It was during covid-19 pandemics that many US corporations started to use video interviewing in bulk. Back then it was their only option, and most of us thought things would return back to normal once the pandemic gets under control, and governments ease on safety regulations. It didn’t happen… Many corporations understood the benefits of video interviews, especially in the first stages of the hiring process. What’s more, Hirevue took video interviewing to another level, with their games, real time coding-skills tests, and with their AI-driven assessment of job applicants and their abilities.

Nowadays quite a few Fortune 500 companies use Hirevue to streamline their recruitment, and Boeing is one of them. In contrary to some other tech giants though, it isn’t easy getting accurate information on the questions you will face in this interview. But we still managed to get some information, from both our connections who actually took the Hirevue interview with Boeing, and also with the extensive online research we did. So here’s how it works:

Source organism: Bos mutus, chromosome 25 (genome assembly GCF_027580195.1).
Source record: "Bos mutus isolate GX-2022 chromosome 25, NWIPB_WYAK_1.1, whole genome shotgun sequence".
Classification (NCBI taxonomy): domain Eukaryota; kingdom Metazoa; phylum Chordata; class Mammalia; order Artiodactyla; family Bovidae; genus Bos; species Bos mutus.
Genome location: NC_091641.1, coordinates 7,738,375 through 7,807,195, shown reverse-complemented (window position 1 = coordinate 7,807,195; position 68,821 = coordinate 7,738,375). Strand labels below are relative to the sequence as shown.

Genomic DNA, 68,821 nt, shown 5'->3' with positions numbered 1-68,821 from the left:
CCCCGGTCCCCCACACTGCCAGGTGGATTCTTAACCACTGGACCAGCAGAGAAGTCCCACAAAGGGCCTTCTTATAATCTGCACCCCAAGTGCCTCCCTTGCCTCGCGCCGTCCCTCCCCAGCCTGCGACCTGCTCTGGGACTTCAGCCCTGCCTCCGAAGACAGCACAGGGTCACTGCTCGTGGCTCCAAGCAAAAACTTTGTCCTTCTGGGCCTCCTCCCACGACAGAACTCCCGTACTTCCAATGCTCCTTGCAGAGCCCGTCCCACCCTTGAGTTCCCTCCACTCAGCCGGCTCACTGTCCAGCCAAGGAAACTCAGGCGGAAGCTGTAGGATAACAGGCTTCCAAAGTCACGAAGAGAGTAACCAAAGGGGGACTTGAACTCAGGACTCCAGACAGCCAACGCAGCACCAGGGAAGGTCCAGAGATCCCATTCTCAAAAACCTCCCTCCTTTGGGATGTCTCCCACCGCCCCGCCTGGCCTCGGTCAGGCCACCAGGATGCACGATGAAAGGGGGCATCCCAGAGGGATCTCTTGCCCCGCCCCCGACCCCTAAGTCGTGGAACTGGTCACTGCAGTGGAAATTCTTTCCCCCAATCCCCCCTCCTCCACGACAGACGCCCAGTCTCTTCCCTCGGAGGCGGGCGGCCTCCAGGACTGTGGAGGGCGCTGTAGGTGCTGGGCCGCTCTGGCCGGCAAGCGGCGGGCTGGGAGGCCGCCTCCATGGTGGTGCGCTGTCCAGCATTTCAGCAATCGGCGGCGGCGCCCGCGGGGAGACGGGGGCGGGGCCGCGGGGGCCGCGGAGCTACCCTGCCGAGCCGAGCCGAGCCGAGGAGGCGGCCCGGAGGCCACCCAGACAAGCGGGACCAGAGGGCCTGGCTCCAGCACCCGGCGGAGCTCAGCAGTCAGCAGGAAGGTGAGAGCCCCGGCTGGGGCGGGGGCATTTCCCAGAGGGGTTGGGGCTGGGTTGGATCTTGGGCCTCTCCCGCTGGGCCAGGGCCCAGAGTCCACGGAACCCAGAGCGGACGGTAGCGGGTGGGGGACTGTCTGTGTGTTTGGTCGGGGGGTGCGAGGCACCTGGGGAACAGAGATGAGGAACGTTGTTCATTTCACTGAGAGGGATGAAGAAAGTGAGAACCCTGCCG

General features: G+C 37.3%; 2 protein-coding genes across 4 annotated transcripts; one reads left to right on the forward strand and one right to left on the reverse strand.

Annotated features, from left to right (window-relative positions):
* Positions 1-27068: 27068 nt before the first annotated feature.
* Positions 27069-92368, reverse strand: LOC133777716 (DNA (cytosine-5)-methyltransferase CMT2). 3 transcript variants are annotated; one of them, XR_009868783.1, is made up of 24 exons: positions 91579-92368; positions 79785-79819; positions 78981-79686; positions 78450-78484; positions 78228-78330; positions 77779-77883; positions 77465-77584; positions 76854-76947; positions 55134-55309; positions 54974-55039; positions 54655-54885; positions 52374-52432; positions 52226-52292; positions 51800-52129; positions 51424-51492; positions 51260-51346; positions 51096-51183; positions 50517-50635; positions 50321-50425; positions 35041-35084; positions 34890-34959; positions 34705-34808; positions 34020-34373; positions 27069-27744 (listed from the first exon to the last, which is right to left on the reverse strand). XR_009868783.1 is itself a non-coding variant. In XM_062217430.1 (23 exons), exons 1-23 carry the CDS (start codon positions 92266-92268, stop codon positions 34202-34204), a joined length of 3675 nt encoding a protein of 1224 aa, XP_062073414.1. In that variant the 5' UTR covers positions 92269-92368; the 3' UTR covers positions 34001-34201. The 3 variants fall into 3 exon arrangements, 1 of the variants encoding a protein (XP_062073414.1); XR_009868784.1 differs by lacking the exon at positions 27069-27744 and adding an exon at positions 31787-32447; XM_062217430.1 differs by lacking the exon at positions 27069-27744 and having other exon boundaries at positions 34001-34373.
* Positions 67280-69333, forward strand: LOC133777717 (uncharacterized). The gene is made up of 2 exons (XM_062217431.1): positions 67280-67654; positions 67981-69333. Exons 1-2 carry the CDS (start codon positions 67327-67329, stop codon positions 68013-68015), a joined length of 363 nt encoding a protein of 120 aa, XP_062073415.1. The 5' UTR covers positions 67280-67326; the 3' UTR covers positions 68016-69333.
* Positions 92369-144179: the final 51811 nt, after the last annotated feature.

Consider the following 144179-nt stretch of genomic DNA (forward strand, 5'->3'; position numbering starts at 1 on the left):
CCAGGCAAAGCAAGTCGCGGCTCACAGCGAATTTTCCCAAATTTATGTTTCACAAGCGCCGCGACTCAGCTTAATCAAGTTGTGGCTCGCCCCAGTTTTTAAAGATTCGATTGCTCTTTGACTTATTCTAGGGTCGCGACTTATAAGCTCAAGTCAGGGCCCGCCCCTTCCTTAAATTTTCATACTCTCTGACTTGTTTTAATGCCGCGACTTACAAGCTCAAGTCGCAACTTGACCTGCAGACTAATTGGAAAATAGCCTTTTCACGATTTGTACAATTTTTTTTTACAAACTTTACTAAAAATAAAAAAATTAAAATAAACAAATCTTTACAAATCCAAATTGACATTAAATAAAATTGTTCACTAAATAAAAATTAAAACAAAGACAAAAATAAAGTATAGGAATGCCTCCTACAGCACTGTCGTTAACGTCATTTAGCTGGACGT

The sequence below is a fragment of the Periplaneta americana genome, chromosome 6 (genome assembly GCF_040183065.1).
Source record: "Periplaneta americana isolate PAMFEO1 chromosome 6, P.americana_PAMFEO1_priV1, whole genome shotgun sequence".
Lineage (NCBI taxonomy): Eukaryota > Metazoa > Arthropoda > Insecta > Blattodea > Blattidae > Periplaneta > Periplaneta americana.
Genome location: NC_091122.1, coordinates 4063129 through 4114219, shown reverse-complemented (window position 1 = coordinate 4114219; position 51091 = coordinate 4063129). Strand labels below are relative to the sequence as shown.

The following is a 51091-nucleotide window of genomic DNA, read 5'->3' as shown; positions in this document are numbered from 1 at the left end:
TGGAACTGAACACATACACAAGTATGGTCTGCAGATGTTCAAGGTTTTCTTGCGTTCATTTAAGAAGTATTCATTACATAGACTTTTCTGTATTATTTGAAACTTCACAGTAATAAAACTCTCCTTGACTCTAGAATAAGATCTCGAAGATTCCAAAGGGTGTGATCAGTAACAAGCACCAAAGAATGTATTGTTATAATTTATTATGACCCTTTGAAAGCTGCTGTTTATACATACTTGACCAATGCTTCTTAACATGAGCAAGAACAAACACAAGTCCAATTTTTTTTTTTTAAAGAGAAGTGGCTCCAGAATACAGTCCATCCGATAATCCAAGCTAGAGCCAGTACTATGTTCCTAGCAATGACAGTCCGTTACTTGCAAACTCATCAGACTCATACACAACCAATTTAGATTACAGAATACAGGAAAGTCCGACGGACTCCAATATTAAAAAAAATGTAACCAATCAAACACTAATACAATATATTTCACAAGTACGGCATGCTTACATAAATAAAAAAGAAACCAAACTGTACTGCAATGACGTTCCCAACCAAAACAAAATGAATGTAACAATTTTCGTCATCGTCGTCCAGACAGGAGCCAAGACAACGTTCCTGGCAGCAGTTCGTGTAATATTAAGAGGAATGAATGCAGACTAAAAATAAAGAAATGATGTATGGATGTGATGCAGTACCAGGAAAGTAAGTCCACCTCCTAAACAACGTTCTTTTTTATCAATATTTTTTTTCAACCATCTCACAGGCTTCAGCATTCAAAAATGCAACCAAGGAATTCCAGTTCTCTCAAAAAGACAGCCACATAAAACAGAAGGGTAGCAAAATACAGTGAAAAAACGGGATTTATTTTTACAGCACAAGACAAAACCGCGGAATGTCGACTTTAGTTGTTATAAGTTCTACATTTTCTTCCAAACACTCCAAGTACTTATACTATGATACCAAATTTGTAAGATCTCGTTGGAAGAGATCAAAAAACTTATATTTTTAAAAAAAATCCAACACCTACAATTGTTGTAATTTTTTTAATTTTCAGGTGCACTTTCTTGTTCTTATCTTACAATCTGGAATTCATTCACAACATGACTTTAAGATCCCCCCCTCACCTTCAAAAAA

Regardless of the position you apply for with Boeing, you will typically face 5 questions. First will relate to your experience and education, the other four are behavioral questions (more on them later on). On the top of that, you will have to deal with 2-3 games, which can range from simple puzzles to test your IQ, to coding-tests. While the questions are typically the same (or very similar) for every position, the games may differ, depending on the role you try to get with Boeing. Let’s have a look at the questions now.


Tell us about your skills and experience.

Typically the first question in a Hirevue interview with Boeing. Most people think that the goal is to hear you elaborate on your resume, but it isn’t exactly true. The AI is put to work with the first question, watching your eye movements, gesticulation, the way you formulate your thoughts. And a real person from Boeing watching the interview later on (if they decide to watch it, and won’t just screen you out based on the AI scores), simply tries to get a basic grasp of who you are, your communication skills, and the level of your motivation.

In my opinion, the key here is to talk clearly, to the point, have some enthusiasm in your voice (the AI can recognize that), and focus on skills and experience relevant for the role. If you are just starting your professional career or apply for an internship with Boeing, then you should obviously focus more on your education, skills, and personality. One more thing to remember: do not force it here. If you are done with this introduction in 30 seconds, that’s fine. You do need to use the entire time allotted to you.


Tell us about a time when you faced adversity (or had to overcome an obstacle).